PRC color guard shaping and training raw talent

Published 7:00 am Friday, August 9, 2019

In the sweltering heat, members of Pearl River Central High School’s color guard stood in formation on a practice field with dancers scattered out amongst them.

The athletes didn’t seem to mind the weather, and instead were focused on Color Guard Director Haley Jones’ directions.

The group was working on a specific routine that will be used in this year’s halftime show, and Jones said that the dedication the girls have to their work is what will push them to new heights.

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“They’ve been super passionate about everything,” Jones said.

“They love it, and they’re excited.”

Jones said that last year the squad struggled with transitions between songs during shows.

However, Jones said she’s noticed improvement in that aspect of the performance, and that progression should help during competitions.

“Judges want to see seamless transitions,” Jones said.

“This year that is what’s going to push us forward, the movements will be really smooth and the music has helped with that.”

The guard works in tandem with the band, and so the musical aspect of the show can determine how a routine will look.

Due to that close working relationship, it’s been beneficial for both programs that Jones and Band Director Kelcey Becnel work so well together.

“We bounce ideas off one another and work as a team, that’s the reason why the program is becoming successful,” Jones said.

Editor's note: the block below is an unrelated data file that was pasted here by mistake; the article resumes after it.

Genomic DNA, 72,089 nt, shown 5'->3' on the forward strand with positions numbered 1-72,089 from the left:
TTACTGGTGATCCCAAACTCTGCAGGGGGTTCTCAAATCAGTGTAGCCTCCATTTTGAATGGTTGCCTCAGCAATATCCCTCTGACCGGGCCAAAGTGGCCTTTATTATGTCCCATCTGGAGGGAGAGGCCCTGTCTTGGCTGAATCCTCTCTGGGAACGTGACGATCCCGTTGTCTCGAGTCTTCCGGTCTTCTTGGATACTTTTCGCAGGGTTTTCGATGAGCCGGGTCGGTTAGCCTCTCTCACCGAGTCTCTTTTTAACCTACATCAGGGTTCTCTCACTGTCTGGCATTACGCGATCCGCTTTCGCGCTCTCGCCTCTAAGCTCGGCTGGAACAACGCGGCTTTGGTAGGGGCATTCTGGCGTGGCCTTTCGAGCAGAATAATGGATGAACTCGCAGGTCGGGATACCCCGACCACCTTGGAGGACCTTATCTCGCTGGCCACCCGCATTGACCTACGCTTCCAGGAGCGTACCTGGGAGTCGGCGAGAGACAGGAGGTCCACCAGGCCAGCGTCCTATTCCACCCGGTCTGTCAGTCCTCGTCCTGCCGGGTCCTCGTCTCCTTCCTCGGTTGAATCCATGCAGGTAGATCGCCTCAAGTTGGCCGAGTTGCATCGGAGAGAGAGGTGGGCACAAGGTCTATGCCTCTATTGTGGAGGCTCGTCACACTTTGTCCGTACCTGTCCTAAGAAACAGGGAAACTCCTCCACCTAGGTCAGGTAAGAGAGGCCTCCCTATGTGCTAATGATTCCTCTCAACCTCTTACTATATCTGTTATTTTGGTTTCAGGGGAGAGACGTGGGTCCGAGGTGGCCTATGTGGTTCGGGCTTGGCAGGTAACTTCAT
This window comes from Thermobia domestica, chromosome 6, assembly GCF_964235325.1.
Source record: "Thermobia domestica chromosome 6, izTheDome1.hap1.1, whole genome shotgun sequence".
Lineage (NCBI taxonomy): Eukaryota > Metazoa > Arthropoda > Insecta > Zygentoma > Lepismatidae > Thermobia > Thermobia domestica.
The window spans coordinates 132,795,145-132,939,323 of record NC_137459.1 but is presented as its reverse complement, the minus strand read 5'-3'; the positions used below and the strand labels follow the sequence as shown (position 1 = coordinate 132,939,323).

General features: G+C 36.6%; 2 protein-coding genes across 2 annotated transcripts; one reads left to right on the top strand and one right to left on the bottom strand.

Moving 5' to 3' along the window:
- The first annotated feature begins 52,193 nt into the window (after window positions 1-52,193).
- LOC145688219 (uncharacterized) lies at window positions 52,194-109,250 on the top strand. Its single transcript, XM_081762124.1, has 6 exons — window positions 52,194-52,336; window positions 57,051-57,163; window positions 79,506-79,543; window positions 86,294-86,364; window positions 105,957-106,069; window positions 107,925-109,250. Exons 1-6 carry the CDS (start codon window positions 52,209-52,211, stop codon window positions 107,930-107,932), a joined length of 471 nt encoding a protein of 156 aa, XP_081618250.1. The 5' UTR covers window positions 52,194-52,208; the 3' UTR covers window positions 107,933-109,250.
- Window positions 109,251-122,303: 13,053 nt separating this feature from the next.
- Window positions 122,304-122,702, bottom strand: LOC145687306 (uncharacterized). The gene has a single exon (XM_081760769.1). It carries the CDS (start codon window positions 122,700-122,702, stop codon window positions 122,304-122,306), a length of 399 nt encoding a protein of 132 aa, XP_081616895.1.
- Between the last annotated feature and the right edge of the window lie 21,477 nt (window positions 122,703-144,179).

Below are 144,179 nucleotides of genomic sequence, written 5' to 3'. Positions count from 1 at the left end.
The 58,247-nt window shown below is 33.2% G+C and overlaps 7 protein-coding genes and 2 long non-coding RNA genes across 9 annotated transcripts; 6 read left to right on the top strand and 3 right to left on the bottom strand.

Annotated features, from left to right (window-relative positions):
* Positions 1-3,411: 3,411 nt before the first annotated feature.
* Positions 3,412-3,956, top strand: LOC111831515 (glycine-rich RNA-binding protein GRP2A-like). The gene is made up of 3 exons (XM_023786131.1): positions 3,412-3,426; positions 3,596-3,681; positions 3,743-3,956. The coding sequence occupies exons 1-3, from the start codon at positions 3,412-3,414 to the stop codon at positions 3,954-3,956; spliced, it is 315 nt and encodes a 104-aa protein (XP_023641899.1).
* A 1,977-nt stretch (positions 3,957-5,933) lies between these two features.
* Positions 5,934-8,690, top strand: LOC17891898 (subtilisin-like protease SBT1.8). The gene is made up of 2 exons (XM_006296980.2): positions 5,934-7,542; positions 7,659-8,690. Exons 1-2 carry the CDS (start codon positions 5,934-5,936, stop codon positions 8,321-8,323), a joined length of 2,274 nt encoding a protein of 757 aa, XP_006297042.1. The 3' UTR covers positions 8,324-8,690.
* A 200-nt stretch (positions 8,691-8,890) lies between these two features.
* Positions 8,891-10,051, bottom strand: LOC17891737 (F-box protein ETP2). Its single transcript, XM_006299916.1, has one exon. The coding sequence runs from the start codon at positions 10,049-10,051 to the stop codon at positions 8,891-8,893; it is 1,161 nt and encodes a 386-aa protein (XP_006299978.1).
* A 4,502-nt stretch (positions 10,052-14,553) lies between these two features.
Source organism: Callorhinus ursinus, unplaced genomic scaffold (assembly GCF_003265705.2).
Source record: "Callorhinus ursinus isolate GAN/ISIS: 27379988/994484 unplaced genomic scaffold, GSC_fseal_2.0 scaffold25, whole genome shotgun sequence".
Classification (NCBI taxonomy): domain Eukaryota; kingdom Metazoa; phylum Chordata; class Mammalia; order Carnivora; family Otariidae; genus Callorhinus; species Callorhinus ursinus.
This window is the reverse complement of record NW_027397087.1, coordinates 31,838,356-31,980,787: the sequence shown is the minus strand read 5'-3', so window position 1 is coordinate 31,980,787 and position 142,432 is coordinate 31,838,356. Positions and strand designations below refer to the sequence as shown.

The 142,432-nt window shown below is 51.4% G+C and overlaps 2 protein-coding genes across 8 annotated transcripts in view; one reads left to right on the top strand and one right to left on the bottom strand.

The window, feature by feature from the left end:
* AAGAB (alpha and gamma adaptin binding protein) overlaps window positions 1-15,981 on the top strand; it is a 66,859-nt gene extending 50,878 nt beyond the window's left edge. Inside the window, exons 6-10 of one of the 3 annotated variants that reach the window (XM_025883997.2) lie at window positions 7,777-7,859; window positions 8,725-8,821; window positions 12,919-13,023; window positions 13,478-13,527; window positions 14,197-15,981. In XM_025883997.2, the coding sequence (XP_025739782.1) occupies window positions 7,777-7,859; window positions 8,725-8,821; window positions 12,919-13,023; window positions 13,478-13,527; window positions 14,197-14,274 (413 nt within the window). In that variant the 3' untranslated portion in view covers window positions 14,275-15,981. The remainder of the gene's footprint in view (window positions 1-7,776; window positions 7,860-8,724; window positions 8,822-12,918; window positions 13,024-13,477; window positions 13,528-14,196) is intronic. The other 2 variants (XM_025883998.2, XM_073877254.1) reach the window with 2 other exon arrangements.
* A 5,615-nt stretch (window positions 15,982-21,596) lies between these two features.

Both directors are alumni of PRC, and Jones said that working in a program that so heavily influenced her life is special.

“To know I’m a part of something that changed me and shaped me is very rewarding,” Jones said.

The impact the color guard program had on her is exactly what she’s trying to give her students today.

She wants them to have fun and learn about the guard, but she also wants them to take the lessons they learn with them after they leave.

“We’re trying to prepare them for life,” Jones said.

“The main thing I’m trying to teach them is that things are hard, but that they can do it if they work hard enough.”

That work pays off when an athlete gets a toss right, or perfects a movement and Jones said it’s rewarding to see that as a director.

Color guard teaches athletes a variety of skills, and that’s why Jones said it’s important that these opportunities are available to students.

“They’re going to learn stuff about themselves that only this can teach them,” Jones said.

“These programs shape students, and help push them to college.”

Along with these opportunities come expectations, and Jones holds her athletes to high standards.

She knows that the learning curve is tough, especially for freshmen, but she always wants to keep pushing her squad to get better.

“We set our expectations super high, always, because we don’t ever want to tell the kids if we don’t get a routine we’ll change it,” Jones said.

“It’s ok to struggle, but let this be your outlet.”